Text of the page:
Today is the first day I have not had a complete breakdown. And even if it was not, that would be okay too. I missed three classes this week. I broke down four separate times at work. I spent five hours at university health services getting preventative antibiotics. Within the first day of the assault I turned in an assignment. Healing. Feels. Elusive. But I tried to remain high functioning. My brain is wired differently now at 21 than at 13 and 16 when the last two incidents happened. I have more words to process. But maybe that is worse. Last time I was stuck in the shock phase of Rape Trauma Syndrome so long that by the time I got around to processing my emotions and experiences the feelings were less intense. They were manageable. Right now, this is not manageable. Because Healing. Is, Elusive. It’s even worse to be a rape crisis counselor and be here, again. Because it adds to the sting and the patronizing catch 22 of thoughts where I catch myself in feelings like self blame and I am so cognizant of what the feeling is and that it is not my fault but I have to just sit with it. Healing. Is. Elusive. I LITERALLY ACTUALLY have all the tools to heal at my disposal. I make different paths to healing more tangible for survivors AS A CAREER. Why can’t I do it. I am in therapy. I have a strong support network. Because Healing. Is. Elusive. How can we facilitate healing when we are in heightened states of arousal, when we are bombarded with an assay of emotions, when someone has put our physical health at risk, when we are in overload, when we have to go back to the doctor in a couple weeks to be retested, when even when it’s over it’s not over, when people expect us to go to class and takes tests and write papers, when we have to go to work to pay bills, when we have to smile for our friends so they stop worrying, when we lie to our families, when the drop of a pin makes our hair stand up, when everything gives us a panic attack. WHERE IS THE HEALING. Where is the healing in the self blame and the guilt and the shame and the dry heave and the stress and the lies and the sleepless nights and the weight gain or weight loss and hair loss and circles under my eyes and the wrinkled clothes and the zoning out and the procrastinating and the migraines, dizziness, fatigue from medications. WHERE IS THE HEALING. Healing. Is. Elusive. We crave it most when we need it most but it is the least accessible. It’s been hyped up.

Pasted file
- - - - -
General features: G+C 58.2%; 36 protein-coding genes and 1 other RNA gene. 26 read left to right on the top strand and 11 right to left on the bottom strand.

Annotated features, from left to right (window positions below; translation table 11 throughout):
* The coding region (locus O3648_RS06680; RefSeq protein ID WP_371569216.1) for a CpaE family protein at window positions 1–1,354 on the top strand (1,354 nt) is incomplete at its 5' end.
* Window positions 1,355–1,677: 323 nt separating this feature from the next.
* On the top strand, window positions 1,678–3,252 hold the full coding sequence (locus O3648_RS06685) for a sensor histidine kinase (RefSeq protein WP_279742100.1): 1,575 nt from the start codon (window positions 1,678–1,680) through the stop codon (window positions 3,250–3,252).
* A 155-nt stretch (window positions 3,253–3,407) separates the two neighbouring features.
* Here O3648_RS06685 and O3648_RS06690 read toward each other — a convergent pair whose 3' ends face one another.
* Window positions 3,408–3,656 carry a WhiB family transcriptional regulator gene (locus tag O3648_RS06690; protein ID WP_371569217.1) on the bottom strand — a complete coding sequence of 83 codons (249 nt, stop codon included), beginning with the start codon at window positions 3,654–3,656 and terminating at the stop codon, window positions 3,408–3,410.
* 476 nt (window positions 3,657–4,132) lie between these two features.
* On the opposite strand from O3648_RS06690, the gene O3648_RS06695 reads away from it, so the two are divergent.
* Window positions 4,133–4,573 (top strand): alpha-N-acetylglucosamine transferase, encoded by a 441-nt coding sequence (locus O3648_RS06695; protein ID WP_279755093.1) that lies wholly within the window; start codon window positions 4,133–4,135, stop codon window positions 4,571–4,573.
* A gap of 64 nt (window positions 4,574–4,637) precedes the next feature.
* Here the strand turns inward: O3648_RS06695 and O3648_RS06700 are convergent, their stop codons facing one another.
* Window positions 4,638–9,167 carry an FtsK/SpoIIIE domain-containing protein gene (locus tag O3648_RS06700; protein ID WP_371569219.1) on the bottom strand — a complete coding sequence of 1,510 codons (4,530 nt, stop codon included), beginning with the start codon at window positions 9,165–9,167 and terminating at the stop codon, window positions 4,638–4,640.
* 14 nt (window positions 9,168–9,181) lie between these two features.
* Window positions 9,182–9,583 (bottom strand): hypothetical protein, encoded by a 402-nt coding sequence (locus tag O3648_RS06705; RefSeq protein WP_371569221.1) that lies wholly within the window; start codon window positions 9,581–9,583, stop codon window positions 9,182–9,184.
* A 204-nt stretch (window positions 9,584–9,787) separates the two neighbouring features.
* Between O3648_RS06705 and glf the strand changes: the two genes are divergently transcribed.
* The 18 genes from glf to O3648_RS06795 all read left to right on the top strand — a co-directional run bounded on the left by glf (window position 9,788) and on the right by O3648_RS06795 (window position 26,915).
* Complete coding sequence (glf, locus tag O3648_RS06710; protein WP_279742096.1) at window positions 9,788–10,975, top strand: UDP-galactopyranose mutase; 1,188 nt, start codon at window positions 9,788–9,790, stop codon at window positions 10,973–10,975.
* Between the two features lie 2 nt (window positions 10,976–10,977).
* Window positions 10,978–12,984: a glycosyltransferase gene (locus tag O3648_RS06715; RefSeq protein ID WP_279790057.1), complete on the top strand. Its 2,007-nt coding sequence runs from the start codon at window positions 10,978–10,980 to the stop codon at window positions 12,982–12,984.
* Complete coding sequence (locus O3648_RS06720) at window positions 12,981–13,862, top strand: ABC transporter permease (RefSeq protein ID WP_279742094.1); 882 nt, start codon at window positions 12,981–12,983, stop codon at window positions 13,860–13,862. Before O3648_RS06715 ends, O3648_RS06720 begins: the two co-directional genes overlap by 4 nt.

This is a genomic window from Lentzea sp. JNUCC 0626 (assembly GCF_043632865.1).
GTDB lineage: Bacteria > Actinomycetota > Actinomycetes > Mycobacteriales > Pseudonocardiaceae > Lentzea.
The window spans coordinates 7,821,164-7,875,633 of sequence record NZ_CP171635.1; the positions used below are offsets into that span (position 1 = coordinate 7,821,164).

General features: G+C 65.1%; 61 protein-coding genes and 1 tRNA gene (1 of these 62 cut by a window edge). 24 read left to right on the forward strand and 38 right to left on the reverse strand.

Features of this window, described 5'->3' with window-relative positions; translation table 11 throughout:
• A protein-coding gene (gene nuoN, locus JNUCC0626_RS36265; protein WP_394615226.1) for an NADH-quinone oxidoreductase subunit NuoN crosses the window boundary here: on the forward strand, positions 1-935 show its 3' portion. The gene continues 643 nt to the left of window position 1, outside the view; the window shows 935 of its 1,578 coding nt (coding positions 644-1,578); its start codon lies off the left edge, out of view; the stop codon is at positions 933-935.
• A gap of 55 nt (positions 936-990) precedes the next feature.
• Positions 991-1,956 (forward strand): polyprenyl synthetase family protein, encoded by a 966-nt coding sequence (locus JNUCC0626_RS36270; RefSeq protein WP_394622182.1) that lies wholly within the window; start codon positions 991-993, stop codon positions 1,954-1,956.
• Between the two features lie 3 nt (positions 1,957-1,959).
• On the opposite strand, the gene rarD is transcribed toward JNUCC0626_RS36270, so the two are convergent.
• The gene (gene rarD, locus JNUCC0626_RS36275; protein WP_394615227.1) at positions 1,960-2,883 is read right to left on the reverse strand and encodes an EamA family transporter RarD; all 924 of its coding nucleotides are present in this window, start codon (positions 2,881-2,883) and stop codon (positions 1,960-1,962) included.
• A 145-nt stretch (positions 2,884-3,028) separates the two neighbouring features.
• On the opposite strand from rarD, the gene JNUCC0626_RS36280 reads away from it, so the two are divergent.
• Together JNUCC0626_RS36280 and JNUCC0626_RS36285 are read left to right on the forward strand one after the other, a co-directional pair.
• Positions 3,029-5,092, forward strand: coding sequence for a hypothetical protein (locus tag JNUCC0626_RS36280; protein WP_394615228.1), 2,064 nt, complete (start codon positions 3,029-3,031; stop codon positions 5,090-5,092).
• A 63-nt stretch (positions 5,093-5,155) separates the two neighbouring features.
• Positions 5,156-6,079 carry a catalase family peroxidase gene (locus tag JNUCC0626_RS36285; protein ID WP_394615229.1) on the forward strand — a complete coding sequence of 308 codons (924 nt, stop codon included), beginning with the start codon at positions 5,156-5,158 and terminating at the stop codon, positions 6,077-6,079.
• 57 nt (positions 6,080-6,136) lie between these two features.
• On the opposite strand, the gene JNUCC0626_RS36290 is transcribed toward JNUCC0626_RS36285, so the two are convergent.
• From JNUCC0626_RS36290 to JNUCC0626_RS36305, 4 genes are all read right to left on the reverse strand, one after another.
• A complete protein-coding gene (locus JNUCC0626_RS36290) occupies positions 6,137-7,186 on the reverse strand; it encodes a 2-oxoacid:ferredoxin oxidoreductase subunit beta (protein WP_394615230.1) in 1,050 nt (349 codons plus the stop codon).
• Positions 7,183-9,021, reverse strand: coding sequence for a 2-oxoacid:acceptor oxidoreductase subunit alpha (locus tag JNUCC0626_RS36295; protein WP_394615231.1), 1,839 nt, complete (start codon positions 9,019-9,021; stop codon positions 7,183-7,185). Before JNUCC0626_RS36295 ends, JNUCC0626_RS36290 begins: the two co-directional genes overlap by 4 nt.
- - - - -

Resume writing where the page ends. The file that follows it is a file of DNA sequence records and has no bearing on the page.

The Art of Healing is when it stops being so elusive. When it reinvents itself within you. When little by little, less of the bad moments creep in to your happiness. Over time your brain wires and rewires. The things that used to give you joy will give you joy again. You’ll laugh more genuinely again. The heightened state of arousal will deescalate. Even if you have to deal with six months of not knowing about your physical health, you will slowly start to feel safe in your body again, you will stop feeling foreign in your own skin. I’m on day five and I am feeling this already. Writing this post gave some of it back to me. Healing begins when some of these moments creep back in, interrupting the bad. Right now the bad is overwhelming for me. And it will come and go. It’s okay if at first the good moments are few and far between. Give them, however scarce, a seat at the table. And slowly there will be more of these good moments. The bad will still be there. But healing is knowing and living that the bad is part of who you are not all of who you are. Healing comes with knowing yourself. Here’s what I know to be true for me: I find healing in sharing my story to heal others. I have a long way to go. But I have taken three steps to healing in the last five days: 1) i have told my story so that others can bear witness and help me hold this story 2) i have taken back control of the things that I can control 3) i have put it down for the world to see so that it no longer threatens the life it belongs to but rather may breath life into others. So I hope this post finds you well, and if it does not, I hope it finds you better. I hope you have the clarity to pinpoint what ritual is the most healing for you, and I hope you allow yourself to fruitfully indulge in that ritual. I hope that I have given you a glimmer of hope, that there is light on the other side of this tunnel.